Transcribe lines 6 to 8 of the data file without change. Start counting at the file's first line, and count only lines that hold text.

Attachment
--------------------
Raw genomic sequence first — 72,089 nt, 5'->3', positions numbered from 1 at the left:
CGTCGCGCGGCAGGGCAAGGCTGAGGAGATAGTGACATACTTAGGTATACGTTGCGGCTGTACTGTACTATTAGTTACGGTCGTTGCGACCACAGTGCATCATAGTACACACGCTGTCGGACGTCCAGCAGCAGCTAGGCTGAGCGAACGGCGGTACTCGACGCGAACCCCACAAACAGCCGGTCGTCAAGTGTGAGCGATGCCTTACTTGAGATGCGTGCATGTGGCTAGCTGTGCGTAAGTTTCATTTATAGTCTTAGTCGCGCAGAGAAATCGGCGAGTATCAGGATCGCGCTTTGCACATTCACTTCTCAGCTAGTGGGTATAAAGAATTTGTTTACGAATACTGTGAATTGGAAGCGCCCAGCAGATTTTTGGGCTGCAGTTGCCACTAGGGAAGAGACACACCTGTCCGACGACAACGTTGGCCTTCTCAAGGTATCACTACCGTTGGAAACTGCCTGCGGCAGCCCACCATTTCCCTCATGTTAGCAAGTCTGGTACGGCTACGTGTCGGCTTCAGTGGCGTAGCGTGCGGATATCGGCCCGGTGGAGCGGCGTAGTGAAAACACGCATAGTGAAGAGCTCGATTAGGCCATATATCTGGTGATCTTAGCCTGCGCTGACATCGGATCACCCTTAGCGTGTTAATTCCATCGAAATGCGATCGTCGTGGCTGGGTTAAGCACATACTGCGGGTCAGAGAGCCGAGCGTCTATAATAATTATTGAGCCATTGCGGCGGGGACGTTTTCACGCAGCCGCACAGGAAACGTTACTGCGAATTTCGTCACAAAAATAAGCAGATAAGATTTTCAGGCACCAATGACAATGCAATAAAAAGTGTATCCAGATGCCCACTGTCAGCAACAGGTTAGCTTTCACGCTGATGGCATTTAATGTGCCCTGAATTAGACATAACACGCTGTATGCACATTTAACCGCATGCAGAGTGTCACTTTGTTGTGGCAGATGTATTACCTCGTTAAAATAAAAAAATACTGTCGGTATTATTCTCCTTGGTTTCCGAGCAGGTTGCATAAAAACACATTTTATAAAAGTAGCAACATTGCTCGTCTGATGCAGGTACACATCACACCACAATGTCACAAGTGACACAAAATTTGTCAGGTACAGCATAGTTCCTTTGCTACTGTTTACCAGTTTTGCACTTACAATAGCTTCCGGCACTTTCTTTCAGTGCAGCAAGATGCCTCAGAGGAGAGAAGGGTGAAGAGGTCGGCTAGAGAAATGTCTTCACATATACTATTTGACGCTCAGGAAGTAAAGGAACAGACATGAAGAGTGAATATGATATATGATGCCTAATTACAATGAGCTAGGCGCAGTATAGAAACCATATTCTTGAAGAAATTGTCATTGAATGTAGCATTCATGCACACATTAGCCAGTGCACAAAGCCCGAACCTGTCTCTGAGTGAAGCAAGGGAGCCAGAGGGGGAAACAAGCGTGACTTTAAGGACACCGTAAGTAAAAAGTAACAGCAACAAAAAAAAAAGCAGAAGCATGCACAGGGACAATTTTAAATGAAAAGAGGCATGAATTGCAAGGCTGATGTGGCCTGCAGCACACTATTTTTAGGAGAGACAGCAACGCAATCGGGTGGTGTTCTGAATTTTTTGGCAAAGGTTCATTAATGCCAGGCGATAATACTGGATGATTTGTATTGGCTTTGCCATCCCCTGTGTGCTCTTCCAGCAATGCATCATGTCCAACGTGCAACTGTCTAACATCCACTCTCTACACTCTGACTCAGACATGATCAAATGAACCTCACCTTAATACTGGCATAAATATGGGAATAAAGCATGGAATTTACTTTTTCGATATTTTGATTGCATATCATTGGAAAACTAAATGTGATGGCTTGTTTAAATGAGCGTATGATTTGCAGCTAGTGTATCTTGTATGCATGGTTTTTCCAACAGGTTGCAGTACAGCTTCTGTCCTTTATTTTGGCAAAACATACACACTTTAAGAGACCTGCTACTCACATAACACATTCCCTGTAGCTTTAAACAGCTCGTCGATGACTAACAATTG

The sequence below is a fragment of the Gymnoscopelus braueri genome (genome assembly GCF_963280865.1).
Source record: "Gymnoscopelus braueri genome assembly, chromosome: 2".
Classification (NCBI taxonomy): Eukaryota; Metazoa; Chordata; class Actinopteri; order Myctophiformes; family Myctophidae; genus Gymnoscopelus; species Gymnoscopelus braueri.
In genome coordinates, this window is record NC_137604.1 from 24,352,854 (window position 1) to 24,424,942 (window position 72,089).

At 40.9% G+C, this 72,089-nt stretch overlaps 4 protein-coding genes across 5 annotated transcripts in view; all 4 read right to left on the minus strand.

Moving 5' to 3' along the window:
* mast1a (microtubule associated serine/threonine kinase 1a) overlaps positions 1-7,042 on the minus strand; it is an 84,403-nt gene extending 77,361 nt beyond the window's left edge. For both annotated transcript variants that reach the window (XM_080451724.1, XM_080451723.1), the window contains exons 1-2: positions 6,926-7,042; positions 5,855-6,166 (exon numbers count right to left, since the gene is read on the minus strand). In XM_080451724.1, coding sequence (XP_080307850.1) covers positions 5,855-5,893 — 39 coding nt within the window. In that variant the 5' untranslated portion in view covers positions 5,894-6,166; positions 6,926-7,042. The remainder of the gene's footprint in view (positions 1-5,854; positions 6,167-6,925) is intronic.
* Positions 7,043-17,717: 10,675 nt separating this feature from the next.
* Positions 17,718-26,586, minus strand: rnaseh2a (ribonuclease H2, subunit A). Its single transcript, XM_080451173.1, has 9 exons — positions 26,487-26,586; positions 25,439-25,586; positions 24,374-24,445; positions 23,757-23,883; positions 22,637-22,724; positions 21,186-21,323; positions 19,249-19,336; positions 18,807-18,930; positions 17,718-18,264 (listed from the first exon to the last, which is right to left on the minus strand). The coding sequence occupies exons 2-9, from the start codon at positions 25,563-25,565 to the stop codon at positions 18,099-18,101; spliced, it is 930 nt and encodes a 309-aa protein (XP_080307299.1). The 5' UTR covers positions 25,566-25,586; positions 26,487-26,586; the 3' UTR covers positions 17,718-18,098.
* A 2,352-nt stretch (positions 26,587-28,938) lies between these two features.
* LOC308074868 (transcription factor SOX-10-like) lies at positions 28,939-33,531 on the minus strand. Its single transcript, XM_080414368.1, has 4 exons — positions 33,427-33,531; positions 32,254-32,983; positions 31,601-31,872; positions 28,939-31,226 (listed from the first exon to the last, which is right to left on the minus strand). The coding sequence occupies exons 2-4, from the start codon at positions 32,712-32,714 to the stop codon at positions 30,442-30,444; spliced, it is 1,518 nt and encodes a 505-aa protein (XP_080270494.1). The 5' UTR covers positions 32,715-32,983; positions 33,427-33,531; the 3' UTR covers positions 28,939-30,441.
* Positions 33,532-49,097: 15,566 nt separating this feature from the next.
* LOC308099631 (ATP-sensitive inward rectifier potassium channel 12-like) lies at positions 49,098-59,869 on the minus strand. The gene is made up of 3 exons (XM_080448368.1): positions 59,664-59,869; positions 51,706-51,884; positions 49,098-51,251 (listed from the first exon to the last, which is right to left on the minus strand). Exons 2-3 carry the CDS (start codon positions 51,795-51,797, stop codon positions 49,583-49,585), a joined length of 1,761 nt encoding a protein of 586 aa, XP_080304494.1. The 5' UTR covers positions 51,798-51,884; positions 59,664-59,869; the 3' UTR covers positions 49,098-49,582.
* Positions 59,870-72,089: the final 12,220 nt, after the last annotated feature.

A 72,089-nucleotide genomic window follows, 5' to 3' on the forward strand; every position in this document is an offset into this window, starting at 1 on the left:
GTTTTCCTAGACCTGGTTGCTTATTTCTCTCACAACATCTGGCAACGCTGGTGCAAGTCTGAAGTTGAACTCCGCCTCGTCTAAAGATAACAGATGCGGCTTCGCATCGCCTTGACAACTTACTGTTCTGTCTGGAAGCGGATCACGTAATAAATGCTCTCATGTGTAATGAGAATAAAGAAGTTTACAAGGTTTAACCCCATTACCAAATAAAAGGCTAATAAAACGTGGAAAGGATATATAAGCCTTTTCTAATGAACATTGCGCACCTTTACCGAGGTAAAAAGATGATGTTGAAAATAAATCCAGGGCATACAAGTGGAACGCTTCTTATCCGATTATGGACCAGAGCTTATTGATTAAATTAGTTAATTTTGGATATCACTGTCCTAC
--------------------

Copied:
In genome coordinates, this window is record NC_137604.1 from 24,352,854 (window position 1) to 24,424,942 (window position 72,089).

At 40.9% G+C, this 72,089-nt stretch overlaps 4 protein-coding genes across 5 annotated transcripts in view; all 4 read right to left on the minus strand.

Moving 5' to 3' along the window: